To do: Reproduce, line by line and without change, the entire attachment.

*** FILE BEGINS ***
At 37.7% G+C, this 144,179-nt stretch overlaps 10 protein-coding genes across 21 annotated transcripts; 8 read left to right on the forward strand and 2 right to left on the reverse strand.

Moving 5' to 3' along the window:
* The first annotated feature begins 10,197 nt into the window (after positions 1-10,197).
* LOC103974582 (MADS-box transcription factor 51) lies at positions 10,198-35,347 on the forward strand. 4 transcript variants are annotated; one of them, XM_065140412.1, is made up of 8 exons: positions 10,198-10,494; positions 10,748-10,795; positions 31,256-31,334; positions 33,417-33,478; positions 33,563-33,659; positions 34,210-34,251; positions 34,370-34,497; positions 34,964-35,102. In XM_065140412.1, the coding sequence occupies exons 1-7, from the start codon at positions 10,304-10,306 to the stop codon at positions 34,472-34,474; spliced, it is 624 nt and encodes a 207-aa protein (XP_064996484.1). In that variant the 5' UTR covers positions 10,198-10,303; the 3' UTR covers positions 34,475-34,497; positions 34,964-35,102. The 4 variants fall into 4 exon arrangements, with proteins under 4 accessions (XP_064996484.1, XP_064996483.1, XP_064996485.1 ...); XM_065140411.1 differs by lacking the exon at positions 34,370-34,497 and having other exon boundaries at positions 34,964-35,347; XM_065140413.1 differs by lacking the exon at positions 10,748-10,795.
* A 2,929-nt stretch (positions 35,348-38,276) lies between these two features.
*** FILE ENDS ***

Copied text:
At 37.7% G+C, this 144,179-nt stretch overlaps 10 protein-coding genes across 21 annotated transcripts; 8 read left to right on the forward strand and 2 right to left on the reverse strand.

Moving 5' to 3' along the window:
* The first annotated feature begins 10,197 nt into the window (after positions 1-10,197).
* LOC103974582 (MADS-box transcription factor 51) lies at positions 10,198-35,347 on the forward strand. 4 transcript variants are annotated; one of them, XM_065140412.1, is made up of 8 exons: positions 10,198-10,494; positions 10,748-10,795; positions 31,256-31,334; positions 33,417-33,478; positions 33,563-33,659; positions 34,210-34,251; positions 34,370-34,497; positions 34,964-35,102. In XM_065140412.1, the coding sequence occupies exons 1-7, from the start codon at positions 10,304-10,306 to the stop codon at positions 34,472-34,474; spliced, it is 624 nt and encodes a 207-aa protein (XP_064996484.1). In that variant the 5' UTR covers positions 10,198-10,303; the 3' UTR covers positions 34,475-34,497; positions 34,964-35,102. The 4 variants fall into 4 exon arrangements, with proteins under 4 accessions (XP_064996484.1, XP_064996483.1, XP_064996485.1 ...); XM_065140411.1 differs by lacking the exon at positions 34,370-34,497 and having other exon boundaries at positions 34,964-35,347; XM_065140413.1 differs by lacking the exon at positions 10,748-10,795.
* A 2,929-nt stretch (positions 35,348-38,276) lies between these two features.